Nation’s Graft Battle Has Descended into Farce
By Novar Caine
Ahead of his verdict next week, the country’s most vilified figure, taxman Gayus Tambunan, a corpulent individual who epitomises the greasy greed that is destroying Indonesia, announced that he would like to lead the fight against corruption and clean up the country.
It is astounding, blind arrogance from a man who allegedly has used his low-level position to amass millions of dollars from firms bent on skirting tax laws and not paying their share, a related crime for which he was tried last year but acquitted. Now the chief judge in that trial is himself before the courts, accused of taking money from Gayus, who after his re-arrest in Singapore managed to bribe his way out detention and fly to Bali and countries in the region, and China – on a fake passport bearing a disguised and bespectacled photograph when passport rules do not allow for glasses.
There is likely much more to be revealed in the Gayus saga, including whether he did meet with an Indonesian business tycoon overseas or stash his cash in bank accounts in a string of countries. The story thus far is one that would be out of bounds in fiction-telling: it is too ridiculous, so bizarre as to be non-believable: this man in his 30s running rings around the country and holding its laws and regulations to hostage because he has apparently a lot of backhander money.
Speaking before a panel of judges on Monday at the South Jakarta District Court, Gayus pleaded for leniency in his verdict, due next Wednesday, after prosecutors called for 20 years in prison. “Make me an expert assistant to the National Police chief, the attorney or the KPK (Corruption Eradication Commission) chairman, and I promise within two years Indonesia will be clean,” he declared, seeming to assume he will be judged guilty amid widespread public anger.
Wealthy Gayus, who earned a pittance of a salary, wishes to use his knowledge of corruption, it seems, for the national good. How noble. “I will help net the big fish,” he told the judges.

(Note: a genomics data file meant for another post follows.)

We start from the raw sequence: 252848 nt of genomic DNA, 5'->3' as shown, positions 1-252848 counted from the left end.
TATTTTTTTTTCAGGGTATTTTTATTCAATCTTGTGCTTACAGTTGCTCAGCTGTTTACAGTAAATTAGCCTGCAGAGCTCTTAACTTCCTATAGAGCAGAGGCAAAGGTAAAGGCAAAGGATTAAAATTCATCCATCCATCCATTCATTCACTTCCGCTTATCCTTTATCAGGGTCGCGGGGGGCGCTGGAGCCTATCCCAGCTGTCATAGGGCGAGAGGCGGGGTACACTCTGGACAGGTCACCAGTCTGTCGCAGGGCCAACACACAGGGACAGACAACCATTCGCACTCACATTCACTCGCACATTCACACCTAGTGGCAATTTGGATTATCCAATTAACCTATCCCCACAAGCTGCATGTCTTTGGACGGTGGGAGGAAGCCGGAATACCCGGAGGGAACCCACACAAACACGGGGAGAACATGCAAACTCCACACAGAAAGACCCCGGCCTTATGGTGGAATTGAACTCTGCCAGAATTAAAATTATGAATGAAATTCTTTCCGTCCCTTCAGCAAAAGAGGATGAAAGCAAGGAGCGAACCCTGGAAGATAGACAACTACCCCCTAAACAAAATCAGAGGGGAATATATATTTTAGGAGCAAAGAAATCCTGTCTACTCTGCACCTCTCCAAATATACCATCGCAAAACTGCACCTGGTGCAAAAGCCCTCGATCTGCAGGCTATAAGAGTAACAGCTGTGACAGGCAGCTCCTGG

It must all be deeply embarrassing for President Susilo Bambang Yudhoyono, returned to office for a second term in 2009 because he has talked tough on graft. The people are sick of it, and they are increasingly turning sour on the head of state. Indonesia gets enough bad press without state employees adding to the morass. The way things are in this country, it is safe to assume that Gayus is a small player in a very big pond; the fish he speaks of are kings of this fetid ocean. The Australian media this week was calling Gayus’ extra-detention excursions “brazen.” What might they make of the antics of those higher up the food chain?
President Yudhoyono listed his corruption-eradication theme this week as part of his agenda for 2011, but his reference was fleeting. “We need to continue reforms in all law enforcement agencies. Of course, the eradication of corruption is not something that will just fall from the sky; we must be committed to this goal.”
Is this not pie-in-the-sky, when no senior tax officials have been investigated since the Gayus affair was uncovered? Is it not reasonable to assume there are more corruptors in that institution than just a lone operator? And just what has the judicial taskforce achieved since the president established it last year in the wake of revelations that case brokers were winning court cases for clients, an apparent widespread practice throughout the courts of the land?
The weakened Corruption Eradication Commission, until recently the sole hope for cleaning up this country, will need to act tough as its new boss, former Judicial Commission chairman Busyro Muqudas, gets to grips with his arduous task while his disgraced predecessor serves an 18-year jail term for murder.
As part of his plan for the year, President Yudhoyono should also address a fundamental flaw in this country, one that opens up a seam of corruption and makes it almost impossible to close: salaries. If you do not earn enough to live, you must look elsewhere; that’s the reality of Indonesia. Badung regency in Bali, the island’s richest, has this year raised the minimum monthly salary to Rp1,221,000 (US$135) but it is still wholly inadequate.
Only when people are properly paid will temptation to corrupt be drastically reduced. And maybe then a sense of pride, instead of the current shambles, will be imbued in this land.
Tweet with Novar @novarcaineFiled under: Arts & Entertainment